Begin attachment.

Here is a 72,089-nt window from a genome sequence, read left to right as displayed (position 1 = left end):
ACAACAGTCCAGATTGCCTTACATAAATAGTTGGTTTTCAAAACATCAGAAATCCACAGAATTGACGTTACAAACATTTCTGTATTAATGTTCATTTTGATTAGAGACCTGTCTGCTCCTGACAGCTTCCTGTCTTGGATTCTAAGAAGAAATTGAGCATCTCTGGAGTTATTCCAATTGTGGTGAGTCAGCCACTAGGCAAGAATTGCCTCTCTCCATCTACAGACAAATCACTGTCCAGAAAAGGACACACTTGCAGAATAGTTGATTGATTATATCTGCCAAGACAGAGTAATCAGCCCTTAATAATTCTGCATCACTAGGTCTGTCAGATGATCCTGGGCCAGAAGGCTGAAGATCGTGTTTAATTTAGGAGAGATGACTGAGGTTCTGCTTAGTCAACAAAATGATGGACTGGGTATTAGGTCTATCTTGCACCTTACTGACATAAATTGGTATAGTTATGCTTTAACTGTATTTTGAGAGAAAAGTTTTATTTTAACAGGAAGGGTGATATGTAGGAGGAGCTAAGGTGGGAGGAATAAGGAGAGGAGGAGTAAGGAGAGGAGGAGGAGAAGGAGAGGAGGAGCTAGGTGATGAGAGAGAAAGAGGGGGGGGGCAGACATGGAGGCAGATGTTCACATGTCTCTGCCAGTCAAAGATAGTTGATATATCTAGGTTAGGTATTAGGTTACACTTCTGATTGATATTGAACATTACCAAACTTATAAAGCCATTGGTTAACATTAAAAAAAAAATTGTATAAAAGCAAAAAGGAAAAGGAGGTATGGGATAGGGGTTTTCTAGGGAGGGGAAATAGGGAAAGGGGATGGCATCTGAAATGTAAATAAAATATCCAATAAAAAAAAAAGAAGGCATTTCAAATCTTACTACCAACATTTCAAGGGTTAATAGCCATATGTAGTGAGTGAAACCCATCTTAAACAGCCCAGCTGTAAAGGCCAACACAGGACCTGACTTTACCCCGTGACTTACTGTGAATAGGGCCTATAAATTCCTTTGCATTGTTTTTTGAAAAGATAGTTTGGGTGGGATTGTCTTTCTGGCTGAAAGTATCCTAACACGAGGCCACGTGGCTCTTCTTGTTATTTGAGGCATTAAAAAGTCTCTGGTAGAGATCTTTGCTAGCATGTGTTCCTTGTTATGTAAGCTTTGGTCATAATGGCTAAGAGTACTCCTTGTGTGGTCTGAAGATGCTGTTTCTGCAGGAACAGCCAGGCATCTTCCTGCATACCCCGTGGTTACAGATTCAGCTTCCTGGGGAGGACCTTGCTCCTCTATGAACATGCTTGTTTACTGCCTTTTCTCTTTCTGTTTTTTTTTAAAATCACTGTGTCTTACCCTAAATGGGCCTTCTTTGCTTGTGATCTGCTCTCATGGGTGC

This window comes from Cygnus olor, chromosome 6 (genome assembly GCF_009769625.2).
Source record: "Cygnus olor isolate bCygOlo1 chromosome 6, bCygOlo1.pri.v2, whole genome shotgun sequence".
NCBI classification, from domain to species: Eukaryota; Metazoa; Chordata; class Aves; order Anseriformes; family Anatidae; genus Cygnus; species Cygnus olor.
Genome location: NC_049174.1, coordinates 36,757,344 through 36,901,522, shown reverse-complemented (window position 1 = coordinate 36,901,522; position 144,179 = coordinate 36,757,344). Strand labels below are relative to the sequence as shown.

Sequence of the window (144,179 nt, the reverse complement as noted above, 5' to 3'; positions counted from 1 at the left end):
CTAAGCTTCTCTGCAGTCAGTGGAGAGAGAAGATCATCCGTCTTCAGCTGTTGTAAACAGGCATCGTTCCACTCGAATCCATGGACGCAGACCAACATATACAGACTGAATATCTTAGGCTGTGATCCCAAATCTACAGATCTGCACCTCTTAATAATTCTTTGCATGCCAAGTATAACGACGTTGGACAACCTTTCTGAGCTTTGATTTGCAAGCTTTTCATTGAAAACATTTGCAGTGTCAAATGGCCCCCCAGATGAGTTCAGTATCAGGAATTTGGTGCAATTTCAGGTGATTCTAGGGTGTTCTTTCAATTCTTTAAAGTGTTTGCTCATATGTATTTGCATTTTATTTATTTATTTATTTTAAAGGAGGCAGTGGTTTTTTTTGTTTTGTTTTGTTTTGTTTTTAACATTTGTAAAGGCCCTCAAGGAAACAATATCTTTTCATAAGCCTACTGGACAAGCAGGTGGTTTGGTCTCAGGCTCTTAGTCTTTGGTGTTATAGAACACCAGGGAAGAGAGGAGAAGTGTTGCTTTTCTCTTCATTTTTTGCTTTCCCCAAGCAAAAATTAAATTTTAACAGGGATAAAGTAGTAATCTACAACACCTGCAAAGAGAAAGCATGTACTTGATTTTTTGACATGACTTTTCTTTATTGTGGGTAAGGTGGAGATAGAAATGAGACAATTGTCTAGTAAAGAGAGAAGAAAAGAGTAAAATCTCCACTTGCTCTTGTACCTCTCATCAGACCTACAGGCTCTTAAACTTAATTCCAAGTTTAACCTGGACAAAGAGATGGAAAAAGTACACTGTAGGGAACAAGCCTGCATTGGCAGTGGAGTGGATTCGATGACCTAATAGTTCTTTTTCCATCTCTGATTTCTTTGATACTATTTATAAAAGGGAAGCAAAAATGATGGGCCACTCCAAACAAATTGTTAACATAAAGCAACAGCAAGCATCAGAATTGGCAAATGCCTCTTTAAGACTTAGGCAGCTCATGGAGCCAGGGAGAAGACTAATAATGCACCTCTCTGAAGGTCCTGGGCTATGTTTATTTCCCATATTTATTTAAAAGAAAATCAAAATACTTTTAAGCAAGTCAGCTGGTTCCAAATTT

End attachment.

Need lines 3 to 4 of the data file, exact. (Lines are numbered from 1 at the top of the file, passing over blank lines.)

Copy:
This window comes from Cygnus olor, chromosome 6 (genome assembly GCF_009769625.2).
Source record: "Cygnus olor isolate bCygOlo1 chromosome 6, bCygOlo1.pri.v2, whole genome shotgun sequence".